A motto was carved in ancient script (although I feel that it was done fairly recently) on the simple yet elegant sandstone fireplace in the Drawing Room with the words ‘Rather spoil your joke than hurt your friend’. A thoughtful suggestion which I am sure gives guests something to think about. Yet another little idiosyncratic aspect that makes Ard na Sidhe special.
The natural unvarnished oak original staircase leads to a square landing upstairs where all the bedrooms are located on the first floor. This is a two story house but its gabling makes it appear much larger and grander. The bedrooms are all decorated with soft furnishings that most people would kill to have in their own home. My room (No. 1) was in perfect proportion with a good size bathroom with separate shower and large free standing bath. A little wooden step had been placed under the bath to assist with climbing in and out; such a thoughtful little touch. The wardrobe as well as containing all the little luxuries such as slippers, robes also had little lavender bags. This was a bedroom that epitomizes the word elegant. Guests should bear in mind that whilst there is WIFI there are no televisions in the bedrooms or elsewhere in the House. This is a house of total relaxation with no distractions. As one looks out the mullioned windows across Caragh Lake with the sun setting this was truly a heavenly view and so reminiscent of The Lady of the Lake.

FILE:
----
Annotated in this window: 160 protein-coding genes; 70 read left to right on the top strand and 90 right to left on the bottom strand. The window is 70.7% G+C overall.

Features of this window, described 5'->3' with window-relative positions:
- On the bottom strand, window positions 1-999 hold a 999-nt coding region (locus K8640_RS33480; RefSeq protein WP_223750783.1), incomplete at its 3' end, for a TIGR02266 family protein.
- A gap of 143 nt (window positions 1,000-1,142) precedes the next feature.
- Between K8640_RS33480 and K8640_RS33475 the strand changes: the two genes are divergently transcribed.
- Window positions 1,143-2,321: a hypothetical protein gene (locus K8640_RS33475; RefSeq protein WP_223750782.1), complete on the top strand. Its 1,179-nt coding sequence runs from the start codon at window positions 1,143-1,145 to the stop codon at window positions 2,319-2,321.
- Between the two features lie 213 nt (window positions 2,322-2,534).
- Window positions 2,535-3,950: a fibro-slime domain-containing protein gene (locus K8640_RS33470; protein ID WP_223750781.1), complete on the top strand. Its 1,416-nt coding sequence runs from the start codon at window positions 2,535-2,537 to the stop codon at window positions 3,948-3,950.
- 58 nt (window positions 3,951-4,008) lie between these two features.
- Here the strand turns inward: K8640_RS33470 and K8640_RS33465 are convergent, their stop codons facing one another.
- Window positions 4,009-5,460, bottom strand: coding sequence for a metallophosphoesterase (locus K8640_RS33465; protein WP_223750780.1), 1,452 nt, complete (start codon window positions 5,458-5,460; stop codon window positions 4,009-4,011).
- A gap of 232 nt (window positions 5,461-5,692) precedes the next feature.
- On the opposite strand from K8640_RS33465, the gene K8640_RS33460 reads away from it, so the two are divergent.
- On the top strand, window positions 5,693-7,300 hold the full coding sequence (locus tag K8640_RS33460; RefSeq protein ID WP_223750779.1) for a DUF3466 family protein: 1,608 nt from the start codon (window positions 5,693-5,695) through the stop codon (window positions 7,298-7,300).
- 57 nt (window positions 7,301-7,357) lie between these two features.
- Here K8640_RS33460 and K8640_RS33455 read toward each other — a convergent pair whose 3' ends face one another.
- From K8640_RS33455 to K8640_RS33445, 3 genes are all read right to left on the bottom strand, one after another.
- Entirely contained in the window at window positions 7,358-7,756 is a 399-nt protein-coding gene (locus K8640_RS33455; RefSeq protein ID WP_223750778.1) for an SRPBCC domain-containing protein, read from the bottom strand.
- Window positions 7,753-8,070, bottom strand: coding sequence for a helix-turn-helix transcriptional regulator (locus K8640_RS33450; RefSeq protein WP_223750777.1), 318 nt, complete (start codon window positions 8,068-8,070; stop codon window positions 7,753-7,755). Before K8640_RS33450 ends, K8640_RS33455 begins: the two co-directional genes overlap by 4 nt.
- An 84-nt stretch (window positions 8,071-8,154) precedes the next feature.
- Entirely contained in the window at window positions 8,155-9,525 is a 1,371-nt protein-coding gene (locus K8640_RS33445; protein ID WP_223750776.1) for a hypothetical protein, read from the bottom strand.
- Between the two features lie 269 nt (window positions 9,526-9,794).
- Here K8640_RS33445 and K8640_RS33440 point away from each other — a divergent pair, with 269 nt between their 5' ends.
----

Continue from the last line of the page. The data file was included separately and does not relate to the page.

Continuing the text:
Cuisine: Dinner was served in the handsome Dining Room, next door to the Library. Like all the other rooms in the House the colour of the walls are very striking and not in the slightest bit bland. Here the walls are decorated in Seal Blue and yet it exuded a warm feeling – quite mysterious. All the food in Ard na Sidhe is served on Waterford Wedgewood china; the design of which was chosen by the Libherr family. I mean everything, including the condiments, tea pots, sugar bowls, milk jugs and small trays, are Waterford Wedgewood. This really adds a little touch of glamour to your meal. The Menu was very enticing. To start, delicate sautéed chicken livers followed by char grilled Hake. Dessert was a really good chocolate and mint mousse accompanied by pistachio ice cream. Dinner was followed by a wonderful game of Chess, (which I won!!).
Ard na Sidhe is a Country House Hotel where you can quite happily leave your door unlocked just as you would at home. Attention to detail is a defining feature of this truly unique and exquisite Edwardian pocket estate. Not many places imbue such a sense of tranquillity and peace. It doesn’t matter whether the sun shines the House imbues an inner glow to its guests. What a legacy that Lady Edith left behind and what a joy that the Liebherr family have seen fit to invest and maintain such a legacy for those lucky enough to have had the pleasure of staying there.